Chez Cecile

Press reporter Cecile Meier shares impressions of her new life in Christchurch, far away from home in France, as she struggles to master the quirks of New Zealand English and culture.

Challenges make best motivation

05:00am 18 Jul 2014


"That Cecile girl is trouble. You should unfriend her."

I was aghast.

"Your boyfriend said that?! About me?!"

"Well," said my friend, "Remember the time you quit drinking for 40 days? The constant whining about it and the fact we couldn't go to bars? And that fruit-cleanse nonsense? You nearly passed out. And now THIS."

THIS refers to the latest challenge I have set myself - go the whole week without buying anything except groceries.

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Good intentions often get lost in apologies

05:00am 11 Jul 2014


Last week David Cunliffe apologised for something he didn't do. I was surprised one man's apology sparked so much debate in a land where people say "I'm sorry" as automatically as they say "please" and "thank you".

I first encountered this Kiwi trait when I started dating my now fiance Nick back in Europe. He was always the first to throw in an apology after an argument - I thought he was great at questioning himself. But after a few weeks in his home country, I realised it had more to do with cultural habits than a willingness to change.

If I bump into someone in a shop here, they will apologise first. People apologise for not understanding my accent. Even my boss apologises for giving me work to do.

My friend, Abbie, is a serial apologiser. She once hosted an amazing dinner party with a five-course meal and restaurant-style service and decoration.

After dinner we played a board game another friend had brought. Because the goal was to guess words, I was sometimes a bit slower to get it. I whined extensively about how hard it was to play for a non-native English speaker.

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City centre begins to blossom with cool stuff

05:00am 04 Jul 2014


Last week a visiting housing consultant warned Christchurch was at risk of becoming a "doughnut city" with an empty hole in the middle if more was not done to encourage businesses and residents back into the city centre. But if this city is any kind of confection, it's a Berliner - a doughnut filled with jam.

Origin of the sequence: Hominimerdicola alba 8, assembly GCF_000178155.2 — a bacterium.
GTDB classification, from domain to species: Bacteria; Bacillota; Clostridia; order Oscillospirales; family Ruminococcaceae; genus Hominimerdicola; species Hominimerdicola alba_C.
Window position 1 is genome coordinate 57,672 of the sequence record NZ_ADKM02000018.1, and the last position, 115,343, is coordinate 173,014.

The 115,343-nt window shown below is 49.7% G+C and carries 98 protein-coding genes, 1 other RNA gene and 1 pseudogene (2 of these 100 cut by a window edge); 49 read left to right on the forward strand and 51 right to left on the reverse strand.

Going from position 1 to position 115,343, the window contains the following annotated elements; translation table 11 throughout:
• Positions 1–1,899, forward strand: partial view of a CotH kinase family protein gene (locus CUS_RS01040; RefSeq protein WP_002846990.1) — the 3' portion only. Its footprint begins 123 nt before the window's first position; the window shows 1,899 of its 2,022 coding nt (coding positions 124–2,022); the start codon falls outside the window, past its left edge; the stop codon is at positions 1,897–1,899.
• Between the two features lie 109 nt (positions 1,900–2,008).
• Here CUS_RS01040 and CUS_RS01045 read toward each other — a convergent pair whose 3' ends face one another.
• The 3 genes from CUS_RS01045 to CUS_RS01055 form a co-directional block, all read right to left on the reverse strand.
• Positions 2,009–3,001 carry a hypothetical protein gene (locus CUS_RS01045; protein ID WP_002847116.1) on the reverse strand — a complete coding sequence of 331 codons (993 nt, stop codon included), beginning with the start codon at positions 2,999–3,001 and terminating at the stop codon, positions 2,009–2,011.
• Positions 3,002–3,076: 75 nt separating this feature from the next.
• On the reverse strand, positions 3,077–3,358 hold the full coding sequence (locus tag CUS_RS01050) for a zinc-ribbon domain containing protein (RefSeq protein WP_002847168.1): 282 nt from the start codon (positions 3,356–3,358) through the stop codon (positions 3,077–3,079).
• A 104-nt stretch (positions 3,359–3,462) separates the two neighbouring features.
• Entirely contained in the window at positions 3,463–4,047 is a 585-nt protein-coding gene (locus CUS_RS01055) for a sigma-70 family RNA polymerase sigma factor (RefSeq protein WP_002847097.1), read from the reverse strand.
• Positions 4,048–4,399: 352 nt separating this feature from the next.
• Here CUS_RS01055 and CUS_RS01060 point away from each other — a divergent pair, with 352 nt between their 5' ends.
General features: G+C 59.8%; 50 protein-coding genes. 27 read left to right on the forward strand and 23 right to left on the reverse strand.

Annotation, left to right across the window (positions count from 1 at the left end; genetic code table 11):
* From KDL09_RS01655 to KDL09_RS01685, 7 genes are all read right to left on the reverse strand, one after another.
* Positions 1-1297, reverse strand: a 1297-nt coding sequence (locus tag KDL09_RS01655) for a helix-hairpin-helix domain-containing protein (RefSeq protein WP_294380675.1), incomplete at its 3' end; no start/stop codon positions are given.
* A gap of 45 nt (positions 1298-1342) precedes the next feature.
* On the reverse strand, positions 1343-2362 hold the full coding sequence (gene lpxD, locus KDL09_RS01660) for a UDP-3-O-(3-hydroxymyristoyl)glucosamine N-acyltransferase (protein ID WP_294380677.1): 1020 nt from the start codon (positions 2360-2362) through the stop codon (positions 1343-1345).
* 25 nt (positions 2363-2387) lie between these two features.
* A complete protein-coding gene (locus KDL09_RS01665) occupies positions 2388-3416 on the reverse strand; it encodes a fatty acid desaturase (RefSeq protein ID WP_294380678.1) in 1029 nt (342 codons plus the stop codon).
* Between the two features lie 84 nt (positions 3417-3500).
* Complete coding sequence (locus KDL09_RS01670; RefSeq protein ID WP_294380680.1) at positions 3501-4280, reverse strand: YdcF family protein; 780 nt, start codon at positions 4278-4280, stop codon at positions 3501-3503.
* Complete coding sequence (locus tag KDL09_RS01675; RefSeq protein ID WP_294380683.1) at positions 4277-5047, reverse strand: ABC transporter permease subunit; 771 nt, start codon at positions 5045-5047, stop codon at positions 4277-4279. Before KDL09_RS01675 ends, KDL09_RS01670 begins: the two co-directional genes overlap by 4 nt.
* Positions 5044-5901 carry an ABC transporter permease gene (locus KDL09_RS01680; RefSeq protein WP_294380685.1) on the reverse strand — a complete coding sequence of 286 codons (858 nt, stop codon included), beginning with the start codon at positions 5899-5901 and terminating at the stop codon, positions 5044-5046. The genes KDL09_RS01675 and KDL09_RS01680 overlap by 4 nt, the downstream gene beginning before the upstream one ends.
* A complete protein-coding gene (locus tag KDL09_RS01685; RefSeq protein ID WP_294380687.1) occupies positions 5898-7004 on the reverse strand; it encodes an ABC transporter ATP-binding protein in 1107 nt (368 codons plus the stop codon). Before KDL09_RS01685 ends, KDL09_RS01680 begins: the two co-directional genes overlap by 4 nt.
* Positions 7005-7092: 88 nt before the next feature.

That's right - I've turned into a city centre optimist, for I have realised that the heart of our city is full of sweet, tasty filling - hip bars, cool cafes, and cute shops. Sadly, there are not enough CBD enthusiasts yet to eat the jam.

It's easy for me to try new places because I work near New Regent St and Cathedral Junction. The area is like a mini mall complete with gift shops, second-hand clothing, hairdressers for men and women, cafes, bars, jewellery and more. It's open, fresh and colourful.

Yet, it is often empty barring a couple of tourists and a handful of people working in the area. A friend who works near the Re:Start told me she had only just found out there was a convenience store in Cathedral Junction even though it had been opened for months.

Other areas face the same problem. I went out bar hopping with a couple of friends on High St on a Saturday night. It was all bright pink cocktails, groovy background music, comfy seats, and soft mood lighting. The only thing missing was people. These places opened months ago yet it seems most people don't realise they exist.

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'Look in the mirror, Kiwi drivers'

05:00am 27 Jun 2014


Do you see yourself as a cautious driver or as a careless driver?

With recent deadly car crashes and people's attitude on the road, I have become increasingly scared of driving.

This week we learned that the Dutch national who crashed after he ran a stop sign, killing a Christchurch mother and two girls, had crashed a rental car into a ditch only hours before.

Johannes Jacobus Appelman pleaded guilty in the Christchurch District Court on Monday, admitting four charges of careless driving. He's certainly not the only one driving carelessly.

Just last week, I was driving on the motorway at the speed limit when a car overtook me on the left, swerved in front of me and clipped my front bumper in the process. I was terrified.

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A little attention goes a long way with loved ones

05:00am 20 Jun 2014


I had a sharp reminder of what regret feels like last month.

To avoid the environmental catastrophe that is sending invitations from New Zealand all over the world (and to save money), Nick and I made a wedding website and sent the link to our guests.

I was going to make an exception for my dad's mother, because I knew she would not be able to make it to the wedding. I wanted to send a card to let her know she was in my thoughts - and she likes getting cards and letters.

I had decided to send her an invitation four months ago. Three weeks ago, she fell and died unexpectedly. I had not even created the invitation yet.

I always procrastinate over this kind of thing and it usually means giving a belated birthday present or forgetting to reply to an email. But I missed out on a last chance to show my grandmother I cared about her.

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